The Duchess took the kids over to my mum's today to try to make sure that we all get a bit of rest and hopefully get over this foul virus, so I've largely been sleeping with a few bursts of hobby mooching throughout the day.
During the day I was taking stock of some of the great developments going on in the parts of the hobby I'm most interested in. As is often remarked, we are truly living through a Golden Age, and before going to bed I thought I might list some of the things I'm looking forward to, along with a couple of predictions.
This has obviously been a fantastic year for wargaming the 'dark ages'. There have been great figures around for a while, but usually early medieval games are not that exciting, and for many great rule sets (eg Impetus) what we might call the 'shieldwall period' is a bit peripheral to the core mechanics of what makes those games good. All this has changed though with SAGA, Dux Britanniarum and Dux Bellorum, three terrific games that tackle the core issues of warfare in the early medieval period in different ways, and do it really well. Within a couple of weeks the second SAGA expansion ('The Raven's Shadow') will be upon us, and I'm particularly looking forward to checking out the new Strathclyde Welsh faction on their shaggy little ponies. Here's the image of th new starter army from the Gripping Beast site.
Along with the Raven's Shadow there is also the new Byzantine faction coming out for SAGA in Wargames Illustrated 301, and then two new expansions next year. So here's my prediciton, and let's see how right I am next year. This prediction is based on listening to Alex Buchel on the Historical Wargames Podcast, where he said that the next expansion will contain 6 new factions and be about 64-68 pages long. I predict it will be devoted to the Crusades (including Northern) and will include rules for big battle SAGA. Then I reckon they will shift back to the 'Arthurian' period for the second release of the year.
Meanwhile, the Lardies will be coming out with an expansion for Dux Britanniarum, bringing in the Picts and Irish. Nice.
Next month we can also expect Deus Vult!, the new medieval rules from Fireforge Games to support their beautiful range of 13th century knights and sergeants. Bolt Action is out and gaining rapid popularity, and Plastic Soldier Company has just released their Battlegroup Kursk rules. PSC have done an amazing job of muscling into the space occupied by Flames of War, and judging by the quality of plastic figures in the latest FOW box set are causing them to lift their game. If the PSC rules offer something more inspiring than FOW they might just tempt me to get my 20mm WWII out of the cupboard.
The demise of Warhammer Historical has created fertile ground for all sorts of games dealing with the big battles (Hail Caesar, War and Conquest, Clash of Empires etc). I haven't played any of them yet, but only for lack of opportunity.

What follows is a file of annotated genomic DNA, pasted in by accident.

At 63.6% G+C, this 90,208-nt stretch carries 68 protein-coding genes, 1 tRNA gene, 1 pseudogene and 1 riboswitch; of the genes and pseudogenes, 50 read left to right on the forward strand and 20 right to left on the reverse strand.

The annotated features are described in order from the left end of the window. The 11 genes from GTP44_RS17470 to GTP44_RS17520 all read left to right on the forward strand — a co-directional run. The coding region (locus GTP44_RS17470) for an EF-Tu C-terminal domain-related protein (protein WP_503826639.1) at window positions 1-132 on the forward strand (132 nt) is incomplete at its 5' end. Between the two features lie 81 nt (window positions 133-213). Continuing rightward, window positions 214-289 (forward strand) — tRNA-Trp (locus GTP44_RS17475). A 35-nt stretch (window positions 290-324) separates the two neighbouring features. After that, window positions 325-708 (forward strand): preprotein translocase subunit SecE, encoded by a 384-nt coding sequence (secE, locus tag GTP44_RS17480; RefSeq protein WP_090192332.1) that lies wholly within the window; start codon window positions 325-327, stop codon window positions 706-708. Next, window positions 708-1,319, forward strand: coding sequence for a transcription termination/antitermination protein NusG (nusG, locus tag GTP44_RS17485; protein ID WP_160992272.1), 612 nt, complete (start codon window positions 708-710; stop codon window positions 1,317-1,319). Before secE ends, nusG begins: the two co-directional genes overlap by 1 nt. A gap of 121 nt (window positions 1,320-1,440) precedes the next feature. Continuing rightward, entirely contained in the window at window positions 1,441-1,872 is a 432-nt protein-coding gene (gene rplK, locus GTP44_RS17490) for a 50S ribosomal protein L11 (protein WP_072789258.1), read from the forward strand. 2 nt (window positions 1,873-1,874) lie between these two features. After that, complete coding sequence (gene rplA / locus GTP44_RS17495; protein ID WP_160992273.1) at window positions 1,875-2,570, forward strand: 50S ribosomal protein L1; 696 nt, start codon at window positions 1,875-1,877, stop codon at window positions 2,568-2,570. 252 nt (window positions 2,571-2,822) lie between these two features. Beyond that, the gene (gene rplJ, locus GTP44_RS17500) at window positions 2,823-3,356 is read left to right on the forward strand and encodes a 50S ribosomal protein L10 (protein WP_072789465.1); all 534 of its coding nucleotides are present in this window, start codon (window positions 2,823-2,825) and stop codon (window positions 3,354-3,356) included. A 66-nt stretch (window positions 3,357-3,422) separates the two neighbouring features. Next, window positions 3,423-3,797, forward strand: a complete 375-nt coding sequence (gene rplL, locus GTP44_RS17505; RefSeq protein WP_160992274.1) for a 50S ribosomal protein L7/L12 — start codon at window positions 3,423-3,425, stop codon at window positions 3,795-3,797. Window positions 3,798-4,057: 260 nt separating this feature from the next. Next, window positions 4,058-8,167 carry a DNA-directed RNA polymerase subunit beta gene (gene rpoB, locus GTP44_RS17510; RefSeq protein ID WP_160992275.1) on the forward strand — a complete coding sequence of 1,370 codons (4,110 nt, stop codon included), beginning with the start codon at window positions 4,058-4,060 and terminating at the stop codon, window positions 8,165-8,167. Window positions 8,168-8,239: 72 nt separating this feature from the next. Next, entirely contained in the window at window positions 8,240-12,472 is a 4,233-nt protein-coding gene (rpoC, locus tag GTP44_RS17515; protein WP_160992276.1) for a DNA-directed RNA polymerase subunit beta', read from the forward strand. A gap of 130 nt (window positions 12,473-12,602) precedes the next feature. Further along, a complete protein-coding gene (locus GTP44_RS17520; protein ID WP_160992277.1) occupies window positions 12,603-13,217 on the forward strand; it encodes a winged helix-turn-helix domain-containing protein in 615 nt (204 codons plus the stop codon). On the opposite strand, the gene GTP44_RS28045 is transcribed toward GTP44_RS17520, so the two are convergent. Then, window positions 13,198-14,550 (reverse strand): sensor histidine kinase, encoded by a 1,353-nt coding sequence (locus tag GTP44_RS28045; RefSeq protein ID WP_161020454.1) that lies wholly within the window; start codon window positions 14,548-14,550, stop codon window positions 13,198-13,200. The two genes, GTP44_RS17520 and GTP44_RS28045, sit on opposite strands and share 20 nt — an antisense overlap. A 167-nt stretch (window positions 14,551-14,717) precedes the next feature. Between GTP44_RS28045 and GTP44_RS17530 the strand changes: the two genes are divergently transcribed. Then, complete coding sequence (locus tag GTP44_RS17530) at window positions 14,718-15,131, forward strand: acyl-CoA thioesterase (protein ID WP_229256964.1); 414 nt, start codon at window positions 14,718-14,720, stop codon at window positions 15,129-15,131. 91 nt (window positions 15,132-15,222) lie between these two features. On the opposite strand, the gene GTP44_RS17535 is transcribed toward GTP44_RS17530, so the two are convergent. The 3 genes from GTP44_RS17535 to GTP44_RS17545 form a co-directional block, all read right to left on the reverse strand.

Another great development is the sudden surge in 'games in a box'. This was a discussion had by Neil Shuck, Richard Clarke and Henry Hyde on the 'View from the Verandah' podcast a couple of months back, where they were discussing the importance of newbies being able to access the hobby easily (ie by picking up a starter box set). Since then, we have a box set for Pike and Shotte out from Warlord Games, a Bolt Action starter box and the new Flames of War box (and probably others I've missed). This is a good thing. It has struck me (and surprised me somewhat) how much more comfortable new players in the school club have been to buy the official SAGA starter sets, for example, rather than sourcing their own (often cheaper) figures. I think at times I underestimate the learning curve of getting into historical gaming, so starter sets that hopefully find their way into more mainstream toy shops can only be a good thing.
Thinking about how new technology is altering the hobby is also interesting. We have seen in the past 12 months the rise of the 'kickstarter' concept of funding new games from their potential fan base, with Dreadball and Kings of War being two that spring to mind. The plastic revolution of course continues apace, as does the impact of computer aided design in miniatures. This is perhaps not a completely unmixed blessing. Vehicles look fine, but the CAD figures produced by Wargames Factory leave me a bit cold.
Which brings me to my second prediction. What do you think the impact of 3D Printing will be on our hobby? Part of me fears that as 3D printers become increasingly affordable there will be a whole lot of pirating of figures going on. However, for companies who get on the cutting edge of the technology and adjust their business models, I forsee great opportunities. I would not be surprised if within ten years I might be able to check out a range of figures online, download their specs as a file and print them out at home on my 3D Printer. Wouldn't that be interesting?
Probably lot more I could ramble about, but feeling tired and crappy. Goodnight.